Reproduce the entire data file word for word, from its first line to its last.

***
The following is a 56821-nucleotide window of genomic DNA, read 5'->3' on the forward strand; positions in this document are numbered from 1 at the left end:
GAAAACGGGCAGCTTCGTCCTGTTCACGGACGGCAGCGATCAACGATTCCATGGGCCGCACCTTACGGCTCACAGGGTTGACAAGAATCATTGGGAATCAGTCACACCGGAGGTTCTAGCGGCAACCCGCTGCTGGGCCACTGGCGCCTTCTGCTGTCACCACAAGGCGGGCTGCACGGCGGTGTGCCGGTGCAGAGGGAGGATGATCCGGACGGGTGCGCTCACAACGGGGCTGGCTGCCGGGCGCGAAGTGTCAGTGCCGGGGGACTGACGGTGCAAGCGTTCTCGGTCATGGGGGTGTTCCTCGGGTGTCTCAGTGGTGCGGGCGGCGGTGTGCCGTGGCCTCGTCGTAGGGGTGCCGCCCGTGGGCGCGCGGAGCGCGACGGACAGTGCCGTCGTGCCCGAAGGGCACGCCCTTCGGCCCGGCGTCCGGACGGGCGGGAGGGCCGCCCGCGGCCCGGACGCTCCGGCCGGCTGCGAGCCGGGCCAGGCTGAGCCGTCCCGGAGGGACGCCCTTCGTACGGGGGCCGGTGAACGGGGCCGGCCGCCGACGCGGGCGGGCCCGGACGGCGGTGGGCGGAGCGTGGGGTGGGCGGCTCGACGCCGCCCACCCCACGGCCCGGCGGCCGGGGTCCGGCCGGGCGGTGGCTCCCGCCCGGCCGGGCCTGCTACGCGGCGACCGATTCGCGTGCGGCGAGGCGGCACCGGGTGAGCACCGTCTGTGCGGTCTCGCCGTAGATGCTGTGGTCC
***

The following is a 56821-nucleotide window of genomic DNA, read 5'->3' on the forward strand; positions in this document are numbered from 1 at the left end:
GAAAACGGGCAGCTTCGTCCTGTTCACGGACGGCAGCGATCAACGATTCCATGGGCCGCACCTTACGGCTCACAGGGTTGACAAGAATCATTGGGAATCAGTCACACCGGAGGTTCTAGCGGCAACCCGCTGCTGGGCCACTGGCGCCTTCTGCTGTCACCACAAGGCGGGCTGCACGGCGGTGTGCCGGTGCAGAGGGAGGATGATCCGGACGGGTGCGCTCACAACGGGGCTGGCTGCCGGGCGCGAAGTGTCAGTGCCGGGGGACTGACGGTGCAAGCGTTCTCGGTCATGGGGGTGTTCCTCGGGTGTCTCAGTGGTGCGGGCGGCGGTGTGCCGTGGCCTCGTCGTAGGGGTGCCGCCCGTGGGCGCGCGGAGCGCGACGGACAGTGCCGTCGTGCCCGAAGGGCACGCCCTTCGGCCCGGCGTCCGGACGGGCGGGAGGGCCGCCCGCGGCCCGGACGCTCCGGCCGGCTGCGAGCCGGGCCAGGCTGAGCCGTCCCGGAGGGACGCCCTTCGTACGGGGGCCGGTGAACGGGGCCGGCCGCCGACGCGGGCGGGCCCGGACGGCGGTGGGCGGAGCGTGGGGTGGGCGGCTCGACGCCGCCCACCCCACGGCCCGGCGGCCGGGGTCCGGCCGGGCGGTGGCTCCCGCCCGGCCGGGCCTGCTACGCGGCGACCGATTCGCGTGCGGCGAGGCGGCACCGGGTGAGCACCGTCTGTGCGGTCTCGCCGTAGATGCTGTGGTCC